New Blood Test Can Identify Past Exposures to Infections


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Alisha Vargas via Flickr

  • New blood test can identify past exposures to infections: According to a new research reently published in the journal Science, a new blood test can reveal every virus a person has been exposed to during their lifetime using less than one drop of blood. The cost of this test is about $25, and it’s capable of detecting over 1,000 strains of viruses from 206 species. This experimental test, called VirScan, could also help doctors identify how viruses spread and why diseases like cancer progress at a different rate for some individuals than others. As infectious disease expert Dr. William Schaffner commented: “This will be a treasure trove for communicable disease epidemiology. It will be like the introduction of the electron microscope. It will allow us to have more resolution at a micro level.” According to the senior author of the report, Dr. Stephen J. Elledge: “There were some differences in patterns of exposure from continent to continent. In general, people outside the United States had higher rates of virus exposure. The reason is not known, but the researchers said it might be due to “differences in population density, cultural practices, sanitation or genetic susceptibility.”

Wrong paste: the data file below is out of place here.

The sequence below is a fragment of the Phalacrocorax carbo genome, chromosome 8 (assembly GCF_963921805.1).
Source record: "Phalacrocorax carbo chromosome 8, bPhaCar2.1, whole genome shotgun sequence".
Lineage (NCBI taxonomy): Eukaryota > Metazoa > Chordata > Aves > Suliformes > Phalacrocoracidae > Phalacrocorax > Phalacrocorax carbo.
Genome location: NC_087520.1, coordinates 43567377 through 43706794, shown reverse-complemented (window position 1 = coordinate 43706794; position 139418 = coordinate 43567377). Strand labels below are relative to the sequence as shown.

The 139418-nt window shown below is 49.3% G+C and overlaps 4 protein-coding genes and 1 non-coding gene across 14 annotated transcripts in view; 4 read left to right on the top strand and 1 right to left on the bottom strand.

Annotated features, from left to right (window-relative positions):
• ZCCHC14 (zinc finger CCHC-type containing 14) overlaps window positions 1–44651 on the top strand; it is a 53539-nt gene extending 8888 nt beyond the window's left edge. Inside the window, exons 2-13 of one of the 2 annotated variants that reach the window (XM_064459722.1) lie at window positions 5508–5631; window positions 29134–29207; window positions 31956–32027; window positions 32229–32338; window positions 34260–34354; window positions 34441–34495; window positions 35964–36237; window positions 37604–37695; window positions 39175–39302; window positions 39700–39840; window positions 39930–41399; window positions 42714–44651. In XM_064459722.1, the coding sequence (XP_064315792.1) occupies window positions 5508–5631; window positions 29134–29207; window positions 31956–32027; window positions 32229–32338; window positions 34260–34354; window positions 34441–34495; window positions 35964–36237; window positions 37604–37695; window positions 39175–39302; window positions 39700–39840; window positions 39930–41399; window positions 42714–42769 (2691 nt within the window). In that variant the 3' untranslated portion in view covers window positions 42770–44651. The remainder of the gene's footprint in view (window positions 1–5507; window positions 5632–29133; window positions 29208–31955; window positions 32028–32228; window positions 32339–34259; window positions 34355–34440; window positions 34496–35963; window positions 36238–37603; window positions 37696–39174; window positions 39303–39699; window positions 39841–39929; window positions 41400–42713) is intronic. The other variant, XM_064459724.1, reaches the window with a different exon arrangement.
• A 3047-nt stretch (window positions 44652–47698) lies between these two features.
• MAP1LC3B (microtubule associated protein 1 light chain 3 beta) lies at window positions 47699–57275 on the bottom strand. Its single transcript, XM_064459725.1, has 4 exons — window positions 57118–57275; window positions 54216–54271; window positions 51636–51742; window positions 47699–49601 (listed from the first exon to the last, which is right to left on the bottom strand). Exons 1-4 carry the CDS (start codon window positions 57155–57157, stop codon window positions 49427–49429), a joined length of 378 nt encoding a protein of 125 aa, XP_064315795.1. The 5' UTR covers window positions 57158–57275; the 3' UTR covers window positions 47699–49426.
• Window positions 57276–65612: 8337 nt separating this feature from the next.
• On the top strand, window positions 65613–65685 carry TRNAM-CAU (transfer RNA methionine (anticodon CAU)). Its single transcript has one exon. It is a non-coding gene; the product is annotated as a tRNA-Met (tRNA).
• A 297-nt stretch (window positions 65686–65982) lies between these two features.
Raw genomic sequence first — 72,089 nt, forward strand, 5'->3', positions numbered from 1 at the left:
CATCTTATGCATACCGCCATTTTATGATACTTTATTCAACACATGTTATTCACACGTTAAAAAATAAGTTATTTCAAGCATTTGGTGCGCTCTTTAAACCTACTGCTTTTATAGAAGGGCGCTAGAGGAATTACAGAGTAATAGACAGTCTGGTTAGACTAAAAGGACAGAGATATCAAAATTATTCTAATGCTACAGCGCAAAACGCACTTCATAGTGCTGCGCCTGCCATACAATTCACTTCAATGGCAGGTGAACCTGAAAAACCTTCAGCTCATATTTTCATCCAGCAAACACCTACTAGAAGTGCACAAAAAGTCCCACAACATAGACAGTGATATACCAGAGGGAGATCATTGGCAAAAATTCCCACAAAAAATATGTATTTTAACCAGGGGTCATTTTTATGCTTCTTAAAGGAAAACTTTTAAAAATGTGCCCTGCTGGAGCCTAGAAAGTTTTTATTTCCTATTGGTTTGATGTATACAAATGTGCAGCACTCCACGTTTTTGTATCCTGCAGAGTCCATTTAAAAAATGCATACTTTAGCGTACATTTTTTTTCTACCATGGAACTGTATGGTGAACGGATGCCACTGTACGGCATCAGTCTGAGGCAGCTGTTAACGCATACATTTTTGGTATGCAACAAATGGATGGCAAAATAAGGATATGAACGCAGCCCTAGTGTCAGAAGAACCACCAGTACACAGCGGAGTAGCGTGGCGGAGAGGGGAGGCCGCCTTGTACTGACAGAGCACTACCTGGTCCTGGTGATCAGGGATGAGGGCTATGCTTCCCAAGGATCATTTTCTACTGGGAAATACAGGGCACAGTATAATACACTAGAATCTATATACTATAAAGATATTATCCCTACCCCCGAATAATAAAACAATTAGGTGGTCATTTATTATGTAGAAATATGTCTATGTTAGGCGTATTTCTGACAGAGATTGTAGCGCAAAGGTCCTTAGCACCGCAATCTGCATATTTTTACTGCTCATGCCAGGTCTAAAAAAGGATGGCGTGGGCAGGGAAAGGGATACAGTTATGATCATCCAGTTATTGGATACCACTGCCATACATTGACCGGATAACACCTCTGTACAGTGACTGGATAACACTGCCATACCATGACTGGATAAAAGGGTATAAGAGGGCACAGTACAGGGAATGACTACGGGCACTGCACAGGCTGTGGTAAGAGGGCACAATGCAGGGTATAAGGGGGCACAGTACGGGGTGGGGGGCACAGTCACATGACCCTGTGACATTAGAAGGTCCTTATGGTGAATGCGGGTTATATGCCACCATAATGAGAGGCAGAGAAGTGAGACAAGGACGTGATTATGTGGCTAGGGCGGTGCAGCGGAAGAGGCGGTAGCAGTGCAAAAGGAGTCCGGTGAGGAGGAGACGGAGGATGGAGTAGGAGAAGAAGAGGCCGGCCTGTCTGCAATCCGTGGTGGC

• Parental age and child’s autism risk: According to the largest-ever international study of parental age and autism risk, recently published in the journal Molecular Psychiatry, researchers have found increased autism rates among children born to teen moms and among kids whose parents have large gaps between their ages. The results indicated autism rates were 15 percent higher when moms had children in their 40s and 18 percent higher for children of teen moms, when compared to those born to women in their 20s. However, paternal age showed the strongest link. Children who were born to fathers over 50 had a 66 percent higher rate of having autism. If the fathers were in their 40s, there was a 28 percent higher risk of autism.” Autism rates also rose when both parents were older and when there were wider gaps between the two parents’ ages. These rates were highest when fathers were between 35 and 44 and their partners were at least 10 years younger, and when mothers were in their 30s and their partners were 10 years younger or more. Finally, the researchers highlighted that parental age is one of potentially many risk factors contributing to the development of autism, but not a cause of autism.
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